Life Aboard, Simplified

From easier boarding to better downwind sailing, this month’s roundup takes a look at onboard problem-solving gear.

August 10, 2015
Whether you have them aboard for exercise, recreation or transportation, ­kayaks, stand-up ­paddleboards, windsurfers and surfboards are on many cruising boats. The problem has always been where to stow them. Magma has just introduced a rack system that can secure onto stanchions or pulpits, adjust to a variety of water toys, and swing out of the way when not in use. $200;
If you depend on a wobbly step stool to climb from the dock to your boat and have ever thought that there must be a better way, then you’ll appreciate SailStep. The lightweight step hooks right onto the perforated aluminum toerail that is common on many production boats. When not in use, simply fold it up and stow it just about anywhere. $299;
A fouled anchor can ruin your day, and perhaps cost you your ground tackle. Designed to help you easily retrieve your anchor, the Anchor Rescue is a two-part system — one part stays on the anchor at all times, and the other is only sent down to the anchor when it becomes fouled. Check out the video on the website to see how it works. $229 to $349;
For serious downwind sailing, a pole is a must. Designed to maximize off-the-breeze efficiency for racers or cruisers, the new, lightweight carbon-fiber Velocity whisker poles from Forespar can be quickly deployed, adjusted and retracted as needed with the pull of a line. The poles can be adjusted to fit the clew position of almost any jib, genoa or asymmetrical sail. $2,185 to $2,895; unknown
Reserving a mooring in your favorite port just got a little bit easier. Using the new Dockwa app, you can now do it with the touch of a finger. You can enter your credit card information and the specs of your boat in advance, then search for available slips and moorings in a desired location based on the size of your boat and the available amenities. The app is new and still expanding, so some regions are better represented than others. Namely, you’ll find plenty of options in the Northeast and none (as of yet) on the West Coast. Dockwa is available free of charge for iPhone and android through the App Store, Google Play or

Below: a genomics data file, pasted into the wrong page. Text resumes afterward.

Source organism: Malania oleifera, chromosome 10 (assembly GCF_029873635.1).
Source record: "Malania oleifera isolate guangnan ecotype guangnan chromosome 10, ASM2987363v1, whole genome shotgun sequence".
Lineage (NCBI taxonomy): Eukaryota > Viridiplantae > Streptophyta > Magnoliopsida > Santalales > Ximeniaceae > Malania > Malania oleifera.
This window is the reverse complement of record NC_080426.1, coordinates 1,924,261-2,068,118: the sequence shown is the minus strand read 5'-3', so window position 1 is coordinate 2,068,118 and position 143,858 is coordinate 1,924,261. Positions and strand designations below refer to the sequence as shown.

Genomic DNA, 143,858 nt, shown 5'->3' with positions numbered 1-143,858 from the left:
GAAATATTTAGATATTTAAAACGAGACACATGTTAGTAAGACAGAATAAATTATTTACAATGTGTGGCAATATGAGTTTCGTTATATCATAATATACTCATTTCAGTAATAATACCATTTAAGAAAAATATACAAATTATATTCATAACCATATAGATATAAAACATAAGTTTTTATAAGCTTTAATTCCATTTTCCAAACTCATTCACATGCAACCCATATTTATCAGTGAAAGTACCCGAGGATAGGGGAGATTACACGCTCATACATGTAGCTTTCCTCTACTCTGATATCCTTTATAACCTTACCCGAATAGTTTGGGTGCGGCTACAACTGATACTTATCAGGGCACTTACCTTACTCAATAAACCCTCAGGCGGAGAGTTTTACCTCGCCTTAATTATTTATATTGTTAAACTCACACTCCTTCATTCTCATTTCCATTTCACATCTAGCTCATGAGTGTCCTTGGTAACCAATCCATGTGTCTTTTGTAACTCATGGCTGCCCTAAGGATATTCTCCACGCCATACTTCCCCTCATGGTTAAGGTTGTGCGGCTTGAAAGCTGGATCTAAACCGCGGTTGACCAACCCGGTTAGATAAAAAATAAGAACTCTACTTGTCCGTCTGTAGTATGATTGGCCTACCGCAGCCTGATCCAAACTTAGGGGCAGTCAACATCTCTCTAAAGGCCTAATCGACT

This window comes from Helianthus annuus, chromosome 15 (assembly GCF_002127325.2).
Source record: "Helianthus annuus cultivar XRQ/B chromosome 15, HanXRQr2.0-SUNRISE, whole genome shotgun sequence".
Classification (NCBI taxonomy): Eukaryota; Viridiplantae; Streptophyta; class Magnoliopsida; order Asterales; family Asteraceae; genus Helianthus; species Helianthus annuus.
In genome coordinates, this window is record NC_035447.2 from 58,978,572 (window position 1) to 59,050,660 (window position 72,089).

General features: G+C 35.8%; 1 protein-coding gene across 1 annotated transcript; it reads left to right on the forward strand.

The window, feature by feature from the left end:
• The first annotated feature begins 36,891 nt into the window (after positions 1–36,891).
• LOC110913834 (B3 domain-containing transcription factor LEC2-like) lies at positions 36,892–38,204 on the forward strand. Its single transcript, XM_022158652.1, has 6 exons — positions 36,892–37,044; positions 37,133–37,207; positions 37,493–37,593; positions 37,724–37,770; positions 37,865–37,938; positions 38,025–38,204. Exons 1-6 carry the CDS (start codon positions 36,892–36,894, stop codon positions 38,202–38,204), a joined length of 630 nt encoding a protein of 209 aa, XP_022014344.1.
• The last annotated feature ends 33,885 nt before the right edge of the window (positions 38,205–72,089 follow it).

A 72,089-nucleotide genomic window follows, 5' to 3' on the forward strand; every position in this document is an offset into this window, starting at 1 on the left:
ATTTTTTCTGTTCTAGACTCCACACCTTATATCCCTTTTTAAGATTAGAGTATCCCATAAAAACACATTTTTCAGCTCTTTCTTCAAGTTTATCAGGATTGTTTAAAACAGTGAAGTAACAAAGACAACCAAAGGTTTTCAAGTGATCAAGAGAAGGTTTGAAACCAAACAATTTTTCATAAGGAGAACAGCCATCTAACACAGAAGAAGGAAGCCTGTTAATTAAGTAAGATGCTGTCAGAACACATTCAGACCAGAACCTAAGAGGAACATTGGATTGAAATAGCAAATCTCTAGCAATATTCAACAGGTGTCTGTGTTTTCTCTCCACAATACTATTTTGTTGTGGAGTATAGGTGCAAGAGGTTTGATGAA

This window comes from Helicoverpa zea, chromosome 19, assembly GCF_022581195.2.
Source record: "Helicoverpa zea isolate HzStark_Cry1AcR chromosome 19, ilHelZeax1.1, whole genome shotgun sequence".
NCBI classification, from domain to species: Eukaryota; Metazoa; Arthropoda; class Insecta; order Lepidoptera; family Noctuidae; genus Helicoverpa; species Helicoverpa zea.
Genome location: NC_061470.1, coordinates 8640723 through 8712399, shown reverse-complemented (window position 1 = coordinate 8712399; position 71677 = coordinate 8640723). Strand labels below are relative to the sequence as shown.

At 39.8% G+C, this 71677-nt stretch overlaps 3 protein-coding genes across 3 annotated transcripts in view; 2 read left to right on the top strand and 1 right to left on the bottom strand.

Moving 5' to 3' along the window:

Primula cold brew coffee maker
The Primula features a tall, thin, borosilicate glass carafe, a large stainless steel mesh coffee filter, a lid and a “flavor mixer” that is basically an attached stirrer. The carafe is tall, about 12 inches, and sized to fit in a typical refrigerator door, so it will likely need to sit as low as possible in your boat’s icebox or fridge. Making the brew is simple.They recommend a typical drip grind, but all I had was a fine espresso grind. You slowly pour cool water over the grounds and enough to cover (about 40 ounces or so), then you put on the lid (which screws on and seems to seal well), and let it sit in the fridge overnight or up to 24 hours.The concentrate lasts about two weeks in the fridge (or not, if you drink it like I do!). $34.99;
A dead boat battery can change your plans in a hurry. To solve that problem, Weego has introduced three lithium-ion powered portable jump starters. The smallest, the Js6 Standard will jump-start gas engines and power up laptops and other electronic devices. The two larger chargers, the JS12 Heavy Duty and JS18 Professional can handle larger gas engines and diesels up to 3.2 liters and 4.8 liters respectfully. All the Weegos include built-in LED lights and the two larger models have strobes for emergencies. The jump starters come with battery cables, USB cords and eight assorted laptop connectors. The units recharge in an hour and a half, and with a power loss of just 2 percent a month, can be stored charged for up to a year. They carry an 18-month warranty. $100-$190;

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